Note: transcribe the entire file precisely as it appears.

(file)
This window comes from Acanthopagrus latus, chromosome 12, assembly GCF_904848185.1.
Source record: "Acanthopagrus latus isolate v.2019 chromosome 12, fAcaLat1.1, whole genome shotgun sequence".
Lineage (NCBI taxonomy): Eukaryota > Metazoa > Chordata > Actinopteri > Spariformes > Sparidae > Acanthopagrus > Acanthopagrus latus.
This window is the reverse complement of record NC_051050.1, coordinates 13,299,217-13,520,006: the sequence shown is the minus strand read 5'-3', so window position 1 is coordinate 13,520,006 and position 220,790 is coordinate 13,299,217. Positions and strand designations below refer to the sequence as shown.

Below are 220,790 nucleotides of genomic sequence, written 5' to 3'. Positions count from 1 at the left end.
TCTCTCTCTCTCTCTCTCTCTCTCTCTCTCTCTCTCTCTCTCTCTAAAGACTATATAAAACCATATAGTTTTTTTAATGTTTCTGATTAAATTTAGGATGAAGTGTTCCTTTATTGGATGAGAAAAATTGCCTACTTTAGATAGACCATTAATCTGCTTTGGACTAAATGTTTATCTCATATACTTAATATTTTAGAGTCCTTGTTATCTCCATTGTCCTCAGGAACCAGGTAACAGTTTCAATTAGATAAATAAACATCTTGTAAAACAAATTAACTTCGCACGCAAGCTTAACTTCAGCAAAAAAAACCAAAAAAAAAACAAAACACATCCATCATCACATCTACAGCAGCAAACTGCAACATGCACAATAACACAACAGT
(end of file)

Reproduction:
This window comes from Acanthopagrus latus, chromosome 12, assembly GCF_904848185.1.
Source record: "Acanthopagrus latus isolate v.2019 chromosome 12, fAcaLat1.1, whole genome shotgun sequence".
Lineage (NCBI taxonomy): Eukaryota > Metazoa > Chordata > Actinopteri > Spariformes > Sparidae > Acanthopagrus > Acanthopagrus latus.
This window is the reverse complement of record NC_051050.1, coordinates 13,299,217-13,520,006: the sequence shown is the minus strand read 5'-3', so window position 1 is coordinate 13,520,006 and position 220,790 is coordinate 13,299,217. Positions and strand designations below refer to the sequence as shown.

Below are 220,790 nucleotides of genomic sequence, written 5' to 3'. Positions count from 1 at the left end.
TCTCTCTCTCTCTCTCTCTCTCTCTCTCTCTCTCTCTCTCTCTCTAAAGACTATATAAAACCATATAGTTTTTTTAATGTTTCTGATTAAATTTAGGATGAAGTGTTCCTTTATTGGATGAGAAAAATTGCCTACTTTAGATAGACCATTAATCTGCTTTGGACTAAATGTTTATCTCATATACTTAATATTTTAGAGTCCTTGTTATCTCCATTGTCCTCAGGAACCAGGTAACAGTTTCAATTAGATAAATAAACATCTTGTAAAACAAATTAACTTCGCACGCAAGCTTAACTTCAGCAAAAAAAACCAAAAAAAAAACAAAACACATCCATCATCACATCTACAGCAGCAAACTGCAACATGCACAATAACACAACAGT